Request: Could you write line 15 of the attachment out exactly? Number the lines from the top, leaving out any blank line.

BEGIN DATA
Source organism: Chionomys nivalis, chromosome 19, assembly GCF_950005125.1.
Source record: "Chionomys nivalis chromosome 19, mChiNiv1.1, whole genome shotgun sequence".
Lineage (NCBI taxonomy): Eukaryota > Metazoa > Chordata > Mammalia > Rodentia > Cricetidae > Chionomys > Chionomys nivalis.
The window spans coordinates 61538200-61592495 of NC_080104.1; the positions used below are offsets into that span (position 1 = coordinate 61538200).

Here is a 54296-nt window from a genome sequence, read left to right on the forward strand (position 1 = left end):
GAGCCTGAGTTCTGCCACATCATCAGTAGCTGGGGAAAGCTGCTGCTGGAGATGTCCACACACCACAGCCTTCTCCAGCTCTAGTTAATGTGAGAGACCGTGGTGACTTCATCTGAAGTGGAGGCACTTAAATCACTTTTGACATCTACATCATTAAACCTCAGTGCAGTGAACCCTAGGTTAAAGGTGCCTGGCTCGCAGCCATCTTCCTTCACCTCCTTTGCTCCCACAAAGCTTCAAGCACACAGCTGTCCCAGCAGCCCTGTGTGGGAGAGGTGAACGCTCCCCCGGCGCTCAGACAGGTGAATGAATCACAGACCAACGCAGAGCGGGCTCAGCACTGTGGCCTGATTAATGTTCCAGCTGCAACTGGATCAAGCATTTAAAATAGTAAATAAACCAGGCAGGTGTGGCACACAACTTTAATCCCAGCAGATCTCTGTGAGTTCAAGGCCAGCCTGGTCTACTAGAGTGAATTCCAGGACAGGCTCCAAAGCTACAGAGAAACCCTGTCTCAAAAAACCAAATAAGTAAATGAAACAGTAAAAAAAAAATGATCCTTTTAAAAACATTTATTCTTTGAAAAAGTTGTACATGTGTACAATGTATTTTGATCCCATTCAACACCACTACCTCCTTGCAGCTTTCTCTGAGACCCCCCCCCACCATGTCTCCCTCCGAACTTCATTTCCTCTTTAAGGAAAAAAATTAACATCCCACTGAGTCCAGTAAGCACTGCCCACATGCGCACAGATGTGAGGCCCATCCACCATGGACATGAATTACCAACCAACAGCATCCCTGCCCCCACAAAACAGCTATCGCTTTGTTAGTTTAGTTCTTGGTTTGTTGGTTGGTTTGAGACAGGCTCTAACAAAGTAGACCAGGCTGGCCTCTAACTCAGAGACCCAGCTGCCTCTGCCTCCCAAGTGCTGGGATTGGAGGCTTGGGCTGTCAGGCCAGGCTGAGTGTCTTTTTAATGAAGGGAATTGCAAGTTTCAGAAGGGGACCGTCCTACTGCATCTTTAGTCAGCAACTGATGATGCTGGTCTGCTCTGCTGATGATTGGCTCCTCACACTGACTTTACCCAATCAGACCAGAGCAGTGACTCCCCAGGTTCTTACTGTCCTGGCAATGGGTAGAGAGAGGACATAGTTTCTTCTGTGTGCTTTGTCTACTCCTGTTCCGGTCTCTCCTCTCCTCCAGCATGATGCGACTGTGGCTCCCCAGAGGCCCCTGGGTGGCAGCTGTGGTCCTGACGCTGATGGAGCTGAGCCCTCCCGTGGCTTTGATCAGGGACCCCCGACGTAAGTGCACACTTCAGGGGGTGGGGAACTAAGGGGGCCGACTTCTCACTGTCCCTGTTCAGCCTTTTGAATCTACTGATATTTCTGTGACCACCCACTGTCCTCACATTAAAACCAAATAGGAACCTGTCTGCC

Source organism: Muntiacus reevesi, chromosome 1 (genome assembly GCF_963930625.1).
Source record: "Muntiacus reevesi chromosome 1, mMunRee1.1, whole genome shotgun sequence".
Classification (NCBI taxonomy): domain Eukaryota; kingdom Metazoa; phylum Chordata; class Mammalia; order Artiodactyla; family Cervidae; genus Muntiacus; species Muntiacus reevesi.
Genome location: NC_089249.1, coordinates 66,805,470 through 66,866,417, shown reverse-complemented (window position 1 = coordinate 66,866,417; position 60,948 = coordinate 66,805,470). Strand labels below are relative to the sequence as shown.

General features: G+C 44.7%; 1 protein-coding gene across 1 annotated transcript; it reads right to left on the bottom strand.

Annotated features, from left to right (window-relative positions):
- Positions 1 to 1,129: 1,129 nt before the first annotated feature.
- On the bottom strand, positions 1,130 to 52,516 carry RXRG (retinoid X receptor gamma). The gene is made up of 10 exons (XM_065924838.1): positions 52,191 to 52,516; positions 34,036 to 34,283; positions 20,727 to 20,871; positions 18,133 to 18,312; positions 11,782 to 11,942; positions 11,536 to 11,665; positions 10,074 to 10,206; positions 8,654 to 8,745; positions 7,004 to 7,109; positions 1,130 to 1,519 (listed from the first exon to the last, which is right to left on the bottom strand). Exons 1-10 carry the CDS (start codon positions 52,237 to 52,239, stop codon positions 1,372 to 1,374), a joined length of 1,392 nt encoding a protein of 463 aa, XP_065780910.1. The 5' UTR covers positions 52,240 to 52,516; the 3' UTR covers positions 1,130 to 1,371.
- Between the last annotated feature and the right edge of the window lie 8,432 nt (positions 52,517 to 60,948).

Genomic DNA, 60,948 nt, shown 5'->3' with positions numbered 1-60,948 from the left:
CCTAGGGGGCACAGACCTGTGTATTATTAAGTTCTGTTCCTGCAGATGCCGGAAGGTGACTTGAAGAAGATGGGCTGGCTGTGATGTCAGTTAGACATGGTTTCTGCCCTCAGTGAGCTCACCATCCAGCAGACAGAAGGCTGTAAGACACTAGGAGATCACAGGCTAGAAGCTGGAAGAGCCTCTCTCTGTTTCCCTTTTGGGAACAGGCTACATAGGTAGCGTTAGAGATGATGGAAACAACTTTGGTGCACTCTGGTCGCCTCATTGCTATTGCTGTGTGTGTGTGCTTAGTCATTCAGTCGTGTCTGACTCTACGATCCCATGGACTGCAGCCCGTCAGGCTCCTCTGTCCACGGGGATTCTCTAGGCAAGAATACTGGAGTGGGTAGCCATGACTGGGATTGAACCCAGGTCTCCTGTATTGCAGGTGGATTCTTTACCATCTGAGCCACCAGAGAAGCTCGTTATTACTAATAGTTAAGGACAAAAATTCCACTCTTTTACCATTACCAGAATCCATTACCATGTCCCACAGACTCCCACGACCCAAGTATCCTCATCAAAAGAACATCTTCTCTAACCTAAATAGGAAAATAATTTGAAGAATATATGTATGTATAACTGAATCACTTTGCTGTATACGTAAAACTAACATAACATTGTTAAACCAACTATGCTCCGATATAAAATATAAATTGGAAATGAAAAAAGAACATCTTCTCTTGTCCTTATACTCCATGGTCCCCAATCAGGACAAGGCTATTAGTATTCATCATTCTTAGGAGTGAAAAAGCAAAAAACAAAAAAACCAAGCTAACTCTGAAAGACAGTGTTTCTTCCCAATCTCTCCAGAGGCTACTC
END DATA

- Between the last annotated feature and the right edge of the window lie 8,432 nt (positions 52,517 to 60,948).